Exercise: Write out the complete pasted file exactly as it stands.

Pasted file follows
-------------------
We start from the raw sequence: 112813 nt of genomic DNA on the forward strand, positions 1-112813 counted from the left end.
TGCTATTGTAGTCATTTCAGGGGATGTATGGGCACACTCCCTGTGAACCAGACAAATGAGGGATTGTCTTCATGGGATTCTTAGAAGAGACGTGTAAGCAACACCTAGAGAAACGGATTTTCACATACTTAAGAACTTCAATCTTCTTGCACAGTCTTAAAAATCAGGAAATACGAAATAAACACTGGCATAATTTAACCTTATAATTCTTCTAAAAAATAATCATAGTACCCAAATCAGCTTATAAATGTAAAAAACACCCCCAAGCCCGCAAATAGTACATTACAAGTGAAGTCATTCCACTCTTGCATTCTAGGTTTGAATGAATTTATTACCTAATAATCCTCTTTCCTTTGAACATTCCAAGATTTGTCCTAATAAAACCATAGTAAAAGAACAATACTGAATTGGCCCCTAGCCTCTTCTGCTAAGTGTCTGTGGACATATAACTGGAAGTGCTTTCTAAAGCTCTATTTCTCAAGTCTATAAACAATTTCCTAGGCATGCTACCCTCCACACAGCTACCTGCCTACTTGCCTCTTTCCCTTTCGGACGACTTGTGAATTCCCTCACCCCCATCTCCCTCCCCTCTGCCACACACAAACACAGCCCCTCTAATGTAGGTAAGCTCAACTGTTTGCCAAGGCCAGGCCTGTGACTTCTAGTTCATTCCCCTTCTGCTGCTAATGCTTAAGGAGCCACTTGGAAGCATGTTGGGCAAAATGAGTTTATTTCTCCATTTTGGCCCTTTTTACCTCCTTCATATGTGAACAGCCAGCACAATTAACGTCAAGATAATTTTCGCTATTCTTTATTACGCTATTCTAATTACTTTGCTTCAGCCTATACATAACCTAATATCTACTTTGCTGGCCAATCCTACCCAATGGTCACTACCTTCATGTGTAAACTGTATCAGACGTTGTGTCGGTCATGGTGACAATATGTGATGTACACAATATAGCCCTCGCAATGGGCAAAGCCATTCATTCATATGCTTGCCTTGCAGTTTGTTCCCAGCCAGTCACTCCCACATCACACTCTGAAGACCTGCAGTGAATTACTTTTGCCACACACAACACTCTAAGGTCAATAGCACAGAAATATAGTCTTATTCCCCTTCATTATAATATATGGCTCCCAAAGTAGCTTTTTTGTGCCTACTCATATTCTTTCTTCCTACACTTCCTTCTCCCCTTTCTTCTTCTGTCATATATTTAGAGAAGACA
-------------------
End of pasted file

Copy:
We start from the raw sequence: 112813 nt of genomic DNA on the forward strand, positions 1-112813 counted from the left end.
TGCTATTGTAGTCATTTCAGGGGATGTATGGGCACACTCCCTGTGAACCAGACAAATGAGGGATTGTCTTCATGGGATTCTTAGAAGAGACGTGTAAGCAACACCTAGAGAAACGGATTTTCACATACTTAAGAACTTCAATCTTCTTGCACAGTCTTAAAAATCAGGAAATACGAAATAAACACTGGCATAATTTAACCTTATAATTCTTCTAAAAAATAATCATAGTACCCAAATCAGCTTATAAATGTAAAAAACACCCCCAAGCCCGCAAATAGTACATTACAAGTGAAGTCATTCCACTCTTGCATTCTAGGTTTGAATGAATTTATTACCTAATAATCCTCTTTCCTTTGAACATTCCAAGATTTGTCCTAATAAAACCATAGTAAAAGAACAATACTGAATTGGCCCCTAGCCTCTTCTGCTAAGTGTCTGTGGACATATAACTGGAAGTGCTTTCTAAAGCTCTATTTCTCAAGTCTATAAACAATTTCCTAGGCATGCTACCCTCCACACAGCTACCTGCCTACTTGCCTCTTTCCCTTTCGGACGACTTGTGAATTCCCTCACCCCCATCTCCCTCCCCTCTGCCACACACAAACACAGCCCCTCTAATGTAGGTAAGCTCAACTGTTTGCCAAGGCCAGGCCTGTGACTTCTAGTTCATTCCCCTTCTGCTGCTAATGCTTAAGGAGCCACTTGGAAGCATGTTGGGCAAAATGAGTTTATTTCTCCATTTTGGCCCTTTTTACCTCCTTCATATGTGAACAGCCAGCACAATTAACGTCAAGATAATTTTCGCTATTCTTTATTACGCTATTCTAATTACTTTGCTTCAGCCTATACATAACCTAATATCTACTTTGCTGGCCAATCCTACCCAATGGTCACTACCTTCATGTGTAAACTGTATCAGACGTTGTGTCGGTCATGGTGACAATATGTGATGTACACAATATAGCCCTCGCAATGGGCAAAGCCATTCATTCATATGCTTGCCTTGCAGTTTGTTCCCAGCCAGTCACTCCCACATCACACTCTGAAGACCTGCAGTGAATTACTTTTGCCACACACAACACTCTAAGGTCAATAGCACAGAAATATAGTCTTATTCCCCTTCATTATAATATATGGCTCCCAAAGTAGCTTTTTTGTGCCTACTCATATTCTTTCTTCCTACACTTCCTTCTCCCCTTTCTTCTTCTGTCATATATTTAGAGAAGACA